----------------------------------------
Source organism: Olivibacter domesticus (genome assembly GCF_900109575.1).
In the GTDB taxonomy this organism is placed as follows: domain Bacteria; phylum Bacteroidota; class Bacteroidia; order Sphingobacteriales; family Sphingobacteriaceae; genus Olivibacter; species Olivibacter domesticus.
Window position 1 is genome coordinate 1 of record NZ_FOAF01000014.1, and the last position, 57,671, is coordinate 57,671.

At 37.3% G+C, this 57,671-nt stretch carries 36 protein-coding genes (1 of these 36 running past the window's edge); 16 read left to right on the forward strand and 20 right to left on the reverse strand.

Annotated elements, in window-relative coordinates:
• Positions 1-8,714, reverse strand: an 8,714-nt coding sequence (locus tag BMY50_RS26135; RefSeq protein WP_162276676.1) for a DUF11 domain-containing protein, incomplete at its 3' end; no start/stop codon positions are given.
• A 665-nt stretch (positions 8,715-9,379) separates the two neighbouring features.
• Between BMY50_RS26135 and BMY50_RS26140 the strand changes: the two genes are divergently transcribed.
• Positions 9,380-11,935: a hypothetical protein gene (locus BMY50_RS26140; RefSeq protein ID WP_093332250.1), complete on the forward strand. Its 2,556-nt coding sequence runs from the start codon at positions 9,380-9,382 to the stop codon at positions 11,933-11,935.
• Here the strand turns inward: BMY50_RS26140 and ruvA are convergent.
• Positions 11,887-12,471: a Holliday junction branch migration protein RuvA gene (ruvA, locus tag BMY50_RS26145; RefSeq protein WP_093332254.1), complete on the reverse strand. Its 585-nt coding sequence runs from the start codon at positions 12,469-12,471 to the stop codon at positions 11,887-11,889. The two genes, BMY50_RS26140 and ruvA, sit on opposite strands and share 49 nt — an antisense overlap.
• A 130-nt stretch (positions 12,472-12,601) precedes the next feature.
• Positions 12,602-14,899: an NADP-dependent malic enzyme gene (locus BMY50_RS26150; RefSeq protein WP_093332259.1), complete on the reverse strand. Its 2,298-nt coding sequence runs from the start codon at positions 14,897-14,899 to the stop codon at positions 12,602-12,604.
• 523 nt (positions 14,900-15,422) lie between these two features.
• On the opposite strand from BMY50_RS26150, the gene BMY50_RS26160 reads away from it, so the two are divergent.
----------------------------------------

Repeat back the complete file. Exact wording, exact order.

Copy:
Source organism: Olivibacter domesticus (genome assembly GCF_900109575.1).
In the GTDB taxonomy this organism is placed as follows: domain Bacteria; phylum Bacteroidota; class Bacteroidia; order Sphingobacteriales; family Sphingobacteriaceae; genus Olivibacter; species Olivibacter domesticus.
Window position 1 is genome coordinate 1 of record NZ_FOAF01000014.1, and the last position, 57,671, is coordinate 57,671.

At 37.3% G+C, this 57,671-nt stretch carries 36 protein-coding genes (1 of these 36 running past the window's edge); 16 read left to right on the forward strand and 20 right to left on the reverse strand.

Annotated elements, in window-relative coordinates:
• Positions 1-8,714, reverse strand: an 8,714-nt coding sequence (locus tag BMY50_RS26135; RefSeq protein WP_162276676.1) for a DUF11 domain-containing protein, incomplete at its 3' end; no start/stop codon positions are given.
• A 665-nt stretch (positions 8,715-9,379) separates the two neighbouring features.
• Between BMY50_RS26135 and BMY50_RS26140 the strand changes: the two genes are divergently transcribed.
• Positions 9,380-11,935: a hypothetical protein gene (locus BMY50_RS26140; RefSeq protein ID WP_093332250.1), complete on the forward strand. Its 2,556-nt coding sequence runs from the start codon at positions 9,380-9,382 to the stop codon at positions 11,933-11,935.
• Here the strand turns inward: BMY50_RS26140 and ruvA are convergent.
• Positions 11,887-12,471: a Holliday junction branch migration protein RuvA gene (ruvA, locus tag BMY50_RS26145; RefSeq protein WP_093332254.1), complete on the reverse strand. Its 585-nt coding sequence runs from the start codon at positions 12,469-12,471 to the stop codon at positions 11,887-11,889. The two genes, BMY50_RS26140 and ruvA, sit on opposite strands and share 49 nt — an antisense overlap.
• A 130-nt stretch (positions 12,472-12,601) precedes the next feature.
• Positions 12,602-14,899: an NADP-dependent malic enzyme gene (locus BMY50_RS26150; RefSeq protein WP_093332259.1), complete on the reverse strand. Its 2,298-nt coding sequence runs from the start codon at positions 14,897-14,899 to the stop codon at positions 12,602-12,604.
• 523 nt (positions 14,900-15,422) lie between these two features.
• On the opposite strand from BMY50_RS26150, the gene BMY50_RS26160 reads away from it, so the two are divergent.